Presentation is loading. Please wait.

Presentation is loading. Please wait.

Dec. 9-10, 2004 J.I. CollarKICP “Next Generation DM Detectors” Some Desirable Features in a Next Generation WIMP Detector  Background rejection as close.

Similar presentations


Presentation on theme: "Dec. 9-10, 2004 J.I. CollarKICP “Next Generation DM Detectors” Some Desirable Features in a Next Generation WIMP Detector  Background rejection as close."— Presentation transcript:

1 Dec. 9-10, 2004 J.I. CollarKICP “Next Generation DM Detectors” Some Desirable Features in a Next Generation WIMP Detector  Background rejection as close to 100% as possible  Large, safe and inexpensive target mass: room temperature operation can go a long way to help there.  Simple target replacement to help ascertain a WIMP signal (e.g. neutron background and WIMP signal do not scale the same way in different target materials).  Simultaneous sensitivity to spin-dependent and -independent neutralino cross sections, maximal on both (fluorine then a must for the first, a heavy nucleus for 2nd).  Lowest possible energy threshold to maximize acceptance of signal.  Excellent neutron background rejection/shielding (the ultimate nemesis).  Sensitivity to tell-tale modulations (annual, recoil direction) An old precept: Attack on both fronts

2 Dec. 9-10, 2004 J.I. CollarKICP “Next Generation DM Detectors” Enter superheated liquids:  Two ongoing experiments (SIMPLE, PICASSO) exploit Superheated Droplet technique (SDD)  Sexy heavy-liquid targets such as CF 3 Br and CF 3 I hard to introduce in SDDs;  -emitters migrate to droplet boundary  try bulk (=Bubble Chambers, a possibly trickier endeavor). These liquids are safe and non-toxic (used in fire extinguishers).  Total insensitivity to MIPs, yet sensitive to low-E nuclear recoils (tunable dE/dx and E thresholds)  ~$40/kg, room T …a fast path to tonne detectors?

3 Dec. 9-10, 2004 J.I. CollarKICP “Next Generation DM Detectors” Enter superheated liquids:  Two ongoing experiments (SIMPLE, PICASSO) exploit Superheated Droplet technique (SDD)  Sexy heavy-liquid targets such as CF 3 Br and CF 3 I hard to introduce in SDDs;  -emitters migrate to droplet boundary  try bulk (=Bubble Chambers, a possibly trickier endeavor). These liquids are safe and non-toxic (used in fire extinguishers).  Total insensitivity to MIPs, yet sensitive to low-E nuclear recoils (tunable dE/dx and E thresholds)  ~$40/kg, room T… a fast path to tonne detectors?

4 Dec. 9-10, 2004 J.I. CollarKICP “Next Generation DM Detectors” Recirculating chiller (-10 degrees) Glass dewar Cameras Safety shield box Superheated CF 3 Br First prototypes: ~20 ml active volume Pressure: psi Temp: -80 to + 40 degrees C Stereo photography of bubbles Three triggers: acoustic, pressure and video Acoustic sensor Quartz pressure vessel Glass dewar with heat-exchange fluid Piston Camera (1 of 2) Propylene glycol buffer liquid prevents evaporation of superheated liquid. 3-way valve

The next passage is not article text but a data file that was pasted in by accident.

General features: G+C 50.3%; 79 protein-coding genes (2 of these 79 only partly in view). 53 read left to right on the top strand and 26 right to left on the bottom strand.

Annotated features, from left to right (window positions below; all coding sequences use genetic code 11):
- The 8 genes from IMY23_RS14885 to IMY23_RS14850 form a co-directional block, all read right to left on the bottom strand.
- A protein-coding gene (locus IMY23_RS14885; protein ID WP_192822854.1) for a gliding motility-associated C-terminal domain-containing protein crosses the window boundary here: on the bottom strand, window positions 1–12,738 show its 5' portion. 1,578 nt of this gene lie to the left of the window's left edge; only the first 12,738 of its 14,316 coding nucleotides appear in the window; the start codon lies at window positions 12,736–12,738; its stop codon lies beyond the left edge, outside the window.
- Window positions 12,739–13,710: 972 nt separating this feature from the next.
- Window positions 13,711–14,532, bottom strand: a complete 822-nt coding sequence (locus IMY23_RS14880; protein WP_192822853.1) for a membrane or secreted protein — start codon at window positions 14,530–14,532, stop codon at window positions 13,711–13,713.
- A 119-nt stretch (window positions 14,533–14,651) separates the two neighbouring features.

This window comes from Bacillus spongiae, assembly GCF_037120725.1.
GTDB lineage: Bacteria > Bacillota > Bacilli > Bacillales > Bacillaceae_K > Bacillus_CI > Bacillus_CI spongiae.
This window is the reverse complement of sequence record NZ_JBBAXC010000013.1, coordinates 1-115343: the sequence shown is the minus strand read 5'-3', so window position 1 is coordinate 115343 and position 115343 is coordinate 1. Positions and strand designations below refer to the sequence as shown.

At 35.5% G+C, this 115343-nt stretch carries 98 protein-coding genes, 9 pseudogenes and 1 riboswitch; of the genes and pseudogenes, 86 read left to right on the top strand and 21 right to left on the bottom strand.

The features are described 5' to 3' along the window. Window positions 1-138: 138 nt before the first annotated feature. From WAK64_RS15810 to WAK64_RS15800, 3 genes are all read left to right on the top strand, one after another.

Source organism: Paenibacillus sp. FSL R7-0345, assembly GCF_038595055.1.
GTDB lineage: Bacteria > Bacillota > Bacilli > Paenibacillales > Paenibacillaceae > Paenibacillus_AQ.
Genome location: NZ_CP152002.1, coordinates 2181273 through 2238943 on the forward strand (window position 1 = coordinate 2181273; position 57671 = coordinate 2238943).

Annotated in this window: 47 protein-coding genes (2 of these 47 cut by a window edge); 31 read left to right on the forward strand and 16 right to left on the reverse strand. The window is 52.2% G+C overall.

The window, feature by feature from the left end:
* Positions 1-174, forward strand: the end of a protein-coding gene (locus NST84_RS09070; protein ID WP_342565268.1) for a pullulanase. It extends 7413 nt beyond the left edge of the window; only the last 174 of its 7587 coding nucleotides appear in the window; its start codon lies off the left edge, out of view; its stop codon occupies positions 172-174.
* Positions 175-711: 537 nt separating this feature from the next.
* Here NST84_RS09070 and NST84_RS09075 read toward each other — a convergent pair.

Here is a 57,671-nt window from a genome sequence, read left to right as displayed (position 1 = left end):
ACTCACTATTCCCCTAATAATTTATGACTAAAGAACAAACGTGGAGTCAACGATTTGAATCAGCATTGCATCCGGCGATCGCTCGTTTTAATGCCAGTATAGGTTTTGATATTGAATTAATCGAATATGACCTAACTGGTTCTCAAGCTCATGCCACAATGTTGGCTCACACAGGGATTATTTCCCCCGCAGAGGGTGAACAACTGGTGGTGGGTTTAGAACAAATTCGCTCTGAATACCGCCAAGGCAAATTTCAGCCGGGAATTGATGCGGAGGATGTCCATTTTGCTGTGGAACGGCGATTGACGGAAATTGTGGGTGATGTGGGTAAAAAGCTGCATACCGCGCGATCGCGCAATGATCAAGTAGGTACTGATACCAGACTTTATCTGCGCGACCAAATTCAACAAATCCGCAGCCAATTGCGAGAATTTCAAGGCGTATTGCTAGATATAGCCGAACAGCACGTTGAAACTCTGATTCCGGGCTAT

5 Dec. 9-10, 2004 J.I. CollarKICP “Next Generation DM Detectors”

6 Dec. 9-10, 2004 J.I. CollarKICP “Next Generation DM Detectors” A Typical Scattering Event with Am-Be Neutron Source (bubble expansion ~1 mm/ms) X CameraY Camera

7 Dec. 9-10, 2004 J.I. CollarKICP “Next Generation DM Detectors” Can Bubble Chambers be made stable enough?  Old Bubble Chambers radiation-ready for only few ms at a time (coincident with beam spill)  Gas pockets in surface imperfections and motes can act as inhomogeneous nucleation centers.  A BC dedicated to WIMP searches must remain superheated indefinitely, except for radiation-induced events. Low degree of superheat helps, but is not enough.  Recent progress in neutralization of inhomogeneous nucleation sites (from work unrelated to bubble chambers!). E.g. use of liquid “lid”, outgassing in presence of buffer liquid, cleaning techniques and wetting improvement via vapor deposition. P. Reinke, Exp. Heat Transf. 10 (1997) 133

8 Dec. 9-10, 2004 J.I. CollarKICP “Next Generation DM Detectors” Background Counting Rate at ~ 6 m.w.e. Bonner sphere(s) n flux measurement in LASR underground lab Mean survival time for superheated state varies due to periodic episodes of nucleation on chamber walls, but is usually ~ 10 minutes. Live time (due to long recompression cycle) is already 62%. Counting rate for “real events” is 4/hour (compatible with measured fast neutron flux in the lab). Intrinsic gamma rejection factor (from absence of excess nucleation rate in presence of Y-88  1.3E6  interactions / s) is  1E9 (  14 C not a concern even at the multiton level)

9 Dec. 9-10, 2004 J.I. CollarKICP “Next Generation DM Detectors” Background Counting Rate at ~ 6 m.w.e. Mean survival time for superheated state varies due to periodic episodes of nucleation on chamber walls, but is usually ~ 10 minutes. Live time (due to long recompression cycle) is already 62%. Counting rate for “real events” is 4/hour (compatible with measured fast neutron flux in the lab). Intrinsic gamma rejection factor (from absence of excess nucleation rate in presence of Y-88  1.3E6  interactions / s) is  1E9 (  14 C not a concern even at the multiton level)

10 Dec. 9-10, 2004 J.I. CollarKICP “Next Generation DM Detectors” Sensitivity to < 7 keV recoils demonstrated (while having no response to 3mCi  source). In agreement with models. Sensitivity to ~1 keV recoils in progress (Sb-124/Be source) Further studies in progress (efficiency, sharpness of threshold, disentanglement of I and F response). Detector is insensitive to gammas (see previous transparency) yet fully responsive to low-E recoils Lines show Seitz model prediction for top boundary of data point distribution (onset of sensitivity during decompression) CF 3 Br data (CF 3 I in progress and looking good) Well-defined low energy threshold

11 Dec. 9-10, 2004 J.I. CollarKICP “Next Generation DM Detectors” Sensitivity to < 7 keV recoils demonstrated (while having no response to 3mCi  source). In agreement with models. Sensitivity to ~1 keV recoils in progress (Sb-124/Be source) Further studies in progress (efficiency, sharpness of threshold, disentanglement of I and F response). Well-defined low energy threshold

12 Dec. 9-10, 2004 J.I. CollarKICP “Next Generation DM Detectors” Fancy: Position Reconstruction Bubble positions can be reconstructed in 3 dimensions by scanning images taken by two cameras offset by 90 degrees. Position resolution is currently 530 microns r.m.s. (approximately 1/4 bubble diameter) Uniform spatial distribution of background events, consistent with background neutrons. 163 background events (1.5 live days) intermediate step in automatic inspection algorithm using NI Vision Development Module (2 kg chamber)